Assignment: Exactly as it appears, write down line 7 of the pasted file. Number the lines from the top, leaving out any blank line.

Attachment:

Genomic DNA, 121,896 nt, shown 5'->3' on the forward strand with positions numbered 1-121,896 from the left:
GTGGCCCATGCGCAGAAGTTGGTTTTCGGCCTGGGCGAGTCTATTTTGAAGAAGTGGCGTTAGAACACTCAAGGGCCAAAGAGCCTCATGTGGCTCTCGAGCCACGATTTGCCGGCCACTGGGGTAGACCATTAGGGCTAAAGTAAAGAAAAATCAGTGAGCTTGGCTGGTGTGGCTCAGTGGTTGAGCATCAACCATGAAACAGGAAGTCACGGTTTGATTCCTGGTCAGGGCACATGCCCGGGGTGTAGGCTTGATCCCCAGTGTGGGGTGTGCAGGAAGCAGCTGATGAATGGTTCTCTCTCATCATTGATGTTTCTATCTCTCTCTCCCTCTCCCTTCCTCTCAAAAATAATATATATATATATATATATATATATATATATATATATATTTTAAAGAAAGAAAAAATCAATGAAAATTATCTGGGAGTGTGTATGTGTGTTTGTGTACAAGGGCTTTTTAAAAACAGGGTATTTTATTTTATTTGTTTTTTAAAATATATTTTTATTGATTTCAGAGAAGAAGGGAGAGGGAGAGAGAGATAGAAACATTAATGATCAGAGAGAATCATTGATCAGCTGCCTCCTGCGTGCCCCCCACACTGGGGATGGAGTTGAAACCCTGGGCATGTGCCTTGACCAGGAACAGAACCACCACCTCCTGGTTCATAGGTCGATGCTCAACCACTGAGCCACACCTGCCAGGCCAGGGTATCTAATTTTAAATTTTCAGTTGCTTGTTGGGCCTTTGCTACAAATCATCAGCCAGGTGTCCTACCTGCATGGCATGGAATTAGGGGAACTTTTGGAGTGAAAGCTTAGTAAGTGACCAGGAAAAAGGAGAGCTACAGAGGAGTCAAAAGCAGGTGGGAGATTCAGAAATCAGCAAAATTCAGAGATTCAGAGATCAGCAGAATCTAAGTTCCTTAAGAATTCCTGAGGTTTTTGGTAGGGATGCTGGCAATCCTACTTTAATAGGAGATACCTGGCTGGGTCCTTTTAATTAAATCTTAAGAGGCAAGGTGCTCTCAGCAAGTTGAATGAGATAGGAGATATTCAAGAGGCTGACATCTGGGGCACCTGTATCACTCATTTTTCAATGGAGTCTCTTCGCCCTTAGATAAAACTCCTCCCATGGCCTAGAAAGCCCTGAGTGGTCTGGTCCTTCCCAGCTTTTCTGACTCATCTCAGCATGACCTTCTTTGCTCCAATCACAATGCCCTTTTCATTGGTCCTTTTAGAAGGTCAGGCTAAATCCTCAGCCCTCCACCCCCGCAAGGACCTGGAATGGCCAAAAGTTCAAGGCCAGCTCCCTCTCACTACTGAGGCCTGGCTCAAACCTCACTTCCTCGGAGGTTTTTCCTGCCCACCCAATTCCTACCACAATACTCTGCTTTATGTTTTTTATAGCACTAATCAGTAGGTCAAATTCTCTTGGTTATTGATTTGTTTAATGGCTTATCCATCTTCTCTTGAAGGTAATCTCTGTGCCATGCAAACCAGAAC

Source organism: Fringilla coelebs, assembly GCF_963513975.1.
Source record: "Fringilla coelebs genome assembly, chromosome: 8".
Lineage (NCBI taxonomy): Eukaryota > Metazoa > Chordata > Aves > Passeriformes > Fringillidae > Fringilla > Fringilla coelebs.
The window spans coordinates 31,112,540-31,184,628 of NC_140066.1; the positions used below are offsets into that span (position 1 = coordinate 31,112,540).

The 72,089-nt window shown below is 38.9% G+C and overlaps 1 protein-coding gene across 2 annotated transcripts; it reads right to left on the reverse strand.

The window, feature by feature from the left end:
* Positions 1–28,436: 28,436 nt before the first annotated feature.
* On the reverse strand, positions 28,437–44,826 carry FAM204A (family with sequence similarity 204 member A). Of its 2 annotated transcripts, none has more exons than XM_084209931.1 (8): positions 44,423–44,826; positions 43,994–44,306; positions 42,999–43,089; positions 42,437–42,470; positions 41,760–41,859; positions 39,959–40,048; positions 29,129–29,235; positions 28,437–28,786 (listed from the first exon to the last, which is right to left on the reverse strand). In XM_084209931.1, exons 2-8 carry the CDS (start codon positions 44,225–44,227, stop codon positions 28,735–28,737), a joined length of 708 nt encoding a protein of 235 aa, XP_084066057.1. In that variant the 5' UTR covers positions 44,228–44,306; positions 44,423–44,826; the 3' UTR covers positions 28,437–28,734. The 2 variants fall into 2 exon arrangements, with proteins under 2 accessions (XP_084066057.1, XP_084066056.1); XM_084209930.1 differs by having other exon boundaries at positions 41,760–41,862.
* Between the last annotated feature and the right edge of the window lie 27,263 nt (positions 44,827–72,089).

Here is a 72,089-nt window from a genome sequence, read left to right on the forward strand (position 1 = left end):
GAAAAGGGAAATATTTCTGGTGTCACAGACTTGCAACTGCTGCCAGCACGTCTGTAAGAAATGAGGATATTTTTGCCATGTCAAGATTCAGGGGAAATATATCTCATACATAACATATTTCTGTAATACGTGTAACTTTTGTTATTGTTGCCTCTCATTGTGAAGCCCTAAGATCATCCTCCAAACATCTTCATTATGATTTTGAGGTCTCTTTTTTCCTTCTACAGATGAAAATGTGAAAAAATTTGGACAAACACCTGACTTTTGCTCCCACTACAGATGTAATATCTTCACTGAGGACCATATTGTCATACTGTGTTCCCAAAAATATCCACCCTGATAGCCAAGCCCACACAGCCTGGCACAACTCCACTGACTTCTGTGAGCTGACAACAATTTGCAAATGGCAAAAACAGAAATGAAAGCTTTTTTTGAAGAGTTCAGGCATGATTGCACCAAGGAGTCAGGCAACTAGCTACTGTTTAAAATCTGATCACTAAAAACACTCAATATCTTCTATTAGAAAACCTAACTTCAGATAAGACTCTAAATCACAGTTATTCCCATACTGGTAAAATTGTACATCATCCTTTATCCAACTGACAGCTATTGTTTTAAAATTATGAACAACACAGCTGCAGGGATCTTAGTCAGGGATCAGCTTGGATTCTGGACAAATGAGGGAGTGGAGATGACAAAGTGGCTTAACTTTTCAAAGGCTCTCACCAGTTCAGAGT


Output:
The 72,089-nt window shown below is 38.9% G+C and overlaps 1 protein-coding gene across 2 annotated transcripts; it reads right to left on the reverse strand.